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For its rebranding, Victoria's Secret bets on female empowerment

After a period of deep crisis, the brand returns with seven testimonials and an inclusive proposal

For its rebranding, Victoria's Secret bets on female empowerment After a period of deep crisis, the brand returns with seven testimonials and an inclusive proposal

It has been two years since Victoria's Secret, one of the best known and influential lingerie brands in the world, announced not only that its annual show would not be broadcast on TV, but that it would not take place at all. It was the beginning of a period of decline and redefinition of the brand's identity, which had to finally come to terms with its completely obsolete marketing model and brand imagination, outdated and rethought by more inclusive competitors from every point of view. Today Victoria's Secret announces a deep rebranding, which begins with the seven women chosen to tell the new course of the brand, and which extends to the products that the brand will offer in its over 1400 stores around the world. 

As reported by the New York Times, the new VS starts with seven women called to tell and represent a type of femininity and empowerment that the brand had never embodied. To form the so-called VS Collective we find Megan Rapinoe, one of the most famous footballers in the world, fighting to end the gender pay gap; Priyanka Chopra Jonas, Indian actress and tech entrepreneur; Adut Akech, top model, a refugee from South Sudan who promotes the importance of mental health; Eileen Gu, freestyle skier about to compete in the next Olympics; Brazilian transgender model Valentina Sampaio; plus size and body positivity advocate model Paloma Elsesser, recently featured in a Chloé campaign; and Amanda de Cadenet, photographer and founder of #Girlgaze, a digital platform for female photographers. De Cadenet will be the host of a podcast in 10 episodes in which all these women will be invited to tell their story, in a medium chosen specifically to enhance the voice over the image.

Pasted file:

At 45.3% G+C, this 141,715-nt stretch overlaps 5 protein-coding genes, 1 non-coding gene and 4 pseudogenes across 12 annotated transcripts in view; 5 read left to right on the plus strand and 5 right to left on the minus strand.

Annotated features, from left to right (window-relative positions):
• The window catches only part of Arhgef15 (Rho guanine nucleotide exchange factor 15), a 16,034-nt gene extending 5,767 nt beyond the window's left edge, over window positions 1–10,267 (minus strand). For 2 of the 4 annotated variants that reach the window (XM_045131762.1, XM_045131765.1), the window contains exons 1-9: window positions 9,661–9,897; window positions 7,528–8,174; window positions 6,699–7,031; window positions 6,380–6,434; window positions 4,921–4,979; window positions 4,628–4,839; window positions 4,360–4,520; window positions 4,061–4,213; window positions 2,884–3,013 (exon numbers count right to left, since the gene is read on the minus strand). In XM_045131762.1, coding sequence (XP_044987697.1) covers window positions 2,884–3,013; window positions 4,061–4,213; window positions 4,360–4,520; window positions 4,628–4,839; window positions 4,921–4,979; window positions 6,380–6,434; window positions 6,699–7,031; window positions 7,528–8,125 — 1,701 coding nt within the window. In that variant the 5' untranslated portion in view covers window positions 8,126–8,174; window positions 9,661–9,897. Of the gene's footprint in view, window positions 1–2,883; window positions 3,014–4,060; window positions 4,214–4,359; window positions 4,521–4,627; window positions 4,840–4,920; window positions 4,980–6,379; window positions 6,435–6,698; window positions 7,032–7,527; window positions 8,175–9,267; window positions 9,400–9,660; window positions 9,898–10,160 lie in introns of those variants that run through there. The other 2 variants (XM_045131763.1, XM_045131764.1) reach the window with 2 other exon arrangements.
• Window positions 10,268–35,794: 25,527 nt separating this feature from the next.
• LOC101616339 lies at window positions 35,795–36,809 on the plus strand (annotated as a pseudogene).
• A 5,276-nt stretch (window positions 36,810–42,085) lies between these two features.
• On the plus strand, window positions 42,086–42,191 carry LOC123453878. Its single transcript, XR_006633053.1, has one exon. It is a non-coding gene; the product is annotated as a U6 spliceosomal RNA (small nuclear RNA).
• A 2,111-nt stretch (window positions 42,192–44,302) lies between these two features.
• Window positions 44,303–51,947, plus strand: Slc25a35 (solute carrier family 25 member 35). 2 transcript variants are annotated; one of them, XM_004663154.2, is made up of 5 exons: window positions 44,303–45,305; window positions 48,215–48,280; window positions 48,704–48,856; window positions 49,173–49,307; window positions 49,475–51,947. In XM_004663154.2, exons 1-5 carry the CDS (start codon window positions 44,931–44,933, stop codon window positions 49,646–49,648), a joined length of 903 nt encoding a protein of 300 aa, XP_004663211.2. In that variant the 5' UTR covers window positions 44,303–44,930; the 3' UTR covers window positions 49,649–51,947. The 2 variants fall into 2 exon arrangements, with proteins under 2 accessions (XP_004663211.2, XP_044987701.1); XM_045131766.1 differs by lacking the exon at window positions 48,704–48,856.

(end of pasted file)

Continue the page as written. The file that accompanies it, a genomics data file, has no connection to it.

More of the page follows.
In any case, theirs will be a daunting task: redefining what Victoria's Secret has always sold as sexy, promoting an unattainable model of femininity, conveyed through the bodies of ultra-slim, athletic and perfect models. The brand wants to present itself today as a global supporter of female empowerment, starting with the VS Collective, who will work as an advisor for the brand and will star in the brand's campaigns and promote it on Instagram. VS today is led by a board of directors composed almost entirely of women, and which wants to reflect a change of mentality also in the product offer, which will keep the famous thongs and lace outfits, which will, however, be accompanied by a greater offer of sportswear and nursing bras, an important novelty, since the "old" VS had never included any element or item that referred to motherhood, not even on Mother's Day.

"We needed to stop being about what men want and to be about what women want", said Martin Waters, executive director of the brand, who in this single sentence sums up well what had been the philosophy behind the brand founded in 1977, whose decline had been decreed from an unbridgeable distance with the demands of a composite female woke audience, with needs and desires different from those promoted by VS. The Victoria's Secret crisis was the inevitable consequence for a brand that had not managed to keep up with the times, and which, indeed, was hostile to it, openly declaring that it didn't want to give up its imagination to include plus-size or transgender models. The accusations of sexism and harassment that had invested Les Wexner, former chairman and executive director of the brand, who resigned after the revelations about his ties with Jeffrey Epstein, did not help. 

The VS rebranding operation has all the prerequisites for success: right, influential and different testimonials, and a proposal that wants to reflect a new mentality that seems to have taken feminism lessons on Instagram. That feminism sells is nothing new, but perhaps too little time has passed to forget the narrative of the angels of Victoria's Secret, immediately replaced by an inevitable (and a bit fake) body positivity.